by Eugene Lee-Hamilton
A Paris gutter of the good old times,
Black and putrescent in its stagnant bed,
Save where the shamble oozings fringe it red,
Or scaffold trickles, or nocturnal crimes.
It holds dropped gold; dead flowers from tropic climes;
Gems true and false, by midnight maskers shed;
Old pots of rouge; old broken phials that spread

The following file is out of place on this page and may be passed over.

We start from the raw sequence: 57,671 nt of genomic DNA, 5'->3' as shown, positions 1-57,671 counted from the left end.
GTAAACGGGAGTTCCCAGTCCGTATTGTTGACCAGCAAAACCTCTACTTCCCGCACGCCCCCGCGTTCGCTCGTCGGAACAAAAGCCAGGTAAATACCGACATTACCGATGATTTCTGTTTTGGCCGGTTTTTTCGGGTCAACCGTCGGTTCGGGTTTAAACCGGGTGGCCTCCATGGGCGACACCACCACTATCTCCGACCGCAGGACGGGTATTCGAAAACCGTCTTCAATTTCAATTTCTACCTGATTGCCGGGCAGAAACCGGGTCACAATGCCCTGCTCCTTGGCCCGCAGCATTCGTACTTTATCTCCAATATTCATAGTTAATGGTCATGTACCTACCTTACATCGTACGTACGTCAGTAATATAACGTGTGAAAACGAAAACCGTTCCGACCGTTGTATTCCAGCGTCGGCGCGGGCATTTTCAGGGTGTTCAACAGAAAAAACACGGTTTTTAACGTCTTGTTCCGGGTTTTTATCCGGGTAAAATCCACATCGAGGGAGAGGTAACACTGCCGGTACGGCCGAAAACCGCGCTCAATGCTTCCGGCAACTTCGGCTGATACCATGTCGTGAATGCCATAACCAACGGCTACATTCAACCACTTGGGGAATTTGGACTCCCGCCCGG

Vague fumes of musk, with fumes from slums and slimes.
And everywhere, as glows the set of day,
There floats upon the winding fetid mire
The gorgeous iridescence of decay:
A wavy film of colour gold and fire
Trembles all through it as you pick your way,
And streaks of purple that are straight from Tyre.
Last updated September 13, 2017